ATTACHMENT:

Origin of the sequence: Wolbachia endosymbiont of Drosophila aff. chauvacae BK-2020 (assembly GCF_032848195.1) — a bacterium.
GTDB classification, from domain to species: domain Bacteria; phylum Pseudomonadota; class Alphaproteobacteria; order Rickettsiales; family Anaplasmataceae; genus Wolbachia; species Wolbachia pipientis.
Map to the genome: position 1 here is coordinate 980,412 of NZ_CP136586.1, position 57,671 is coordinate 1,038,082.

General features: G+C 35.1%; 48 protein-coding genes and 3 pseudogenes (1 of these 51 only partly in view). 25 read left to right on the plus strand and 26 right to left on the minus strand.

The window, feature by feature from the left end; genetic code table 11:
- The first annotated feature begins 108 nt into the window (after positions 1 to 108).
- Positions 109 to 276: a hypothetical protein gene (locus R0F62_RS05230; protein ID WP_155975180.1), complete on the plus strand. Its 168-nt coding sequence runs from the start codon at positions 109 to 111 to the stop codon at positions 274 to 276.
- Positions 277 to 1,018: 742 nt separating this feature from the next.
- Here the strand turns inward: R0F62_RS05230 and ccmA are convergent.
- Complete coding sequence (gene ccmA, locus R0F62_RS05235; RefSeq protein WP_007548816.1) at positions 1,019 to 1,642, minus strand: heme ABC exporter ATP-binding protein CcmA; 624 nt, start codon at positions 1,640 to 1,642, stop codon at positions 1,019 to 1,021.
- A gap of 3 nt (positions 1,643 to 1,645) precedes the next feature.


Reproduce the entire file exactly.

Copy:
Origin of the sequence: Wolbachia endosymbiont of Drosophila aff. chauvacae BK-2020 (assembly GCF_032848195.1) — a bacterium.
GTDB classification, from domain to species: domain Bacteria; phylum Pseudomonadota; class Alphaproteobacteria; order Rickettsiales; family Anaplasmataceae; genus Wolbachia; species Wolbachia pipientis.
Map to the genome: position 1 here is coordinate 980,412 of NZ_CP136586.1, position 57,671 is coordinate 1,038,082.

General features: G+C 35.1%; 48 protein-coding genes and 3 pseudogenes (1 of these 51 only partly in view). 25 read left to right on the plus strand and 26 right to left on the minus strand.

The window, feature by feature from the left end; genetic code table 11:
- The first annotated feature begins 108 nt into the window (after positions 1 to 108).
- Positions 109 to 276: a hypothetical protein gene (locus R0F62_RS05230; protein ID WP_155975180.1), complete on the plus strand. Its 168-nt coding sequence runs from the start codon at positions 109 to 111 to the stop codon at positions 274 to 276.
- Positions 277 to 1,018: 742 nt separating this feature from the next.
- Here the strand turns inward: R0F62_RS05230 and ccmA are convergent.
- Complete coding sequence (gene ccmA, locus R0F62_RS05235; RefSeq protein WP_007548816.1) at positions 1,019 to 1,642, minus strand: heme ABC exporter ATP-binding protein CcmA; 624 nt, start codon at positions 1,640 to 1,642, stop codon at positions 1,019 to 1,021.
- A gap of 3 nt (positions 1,643 to 1,645) precedes the next feature.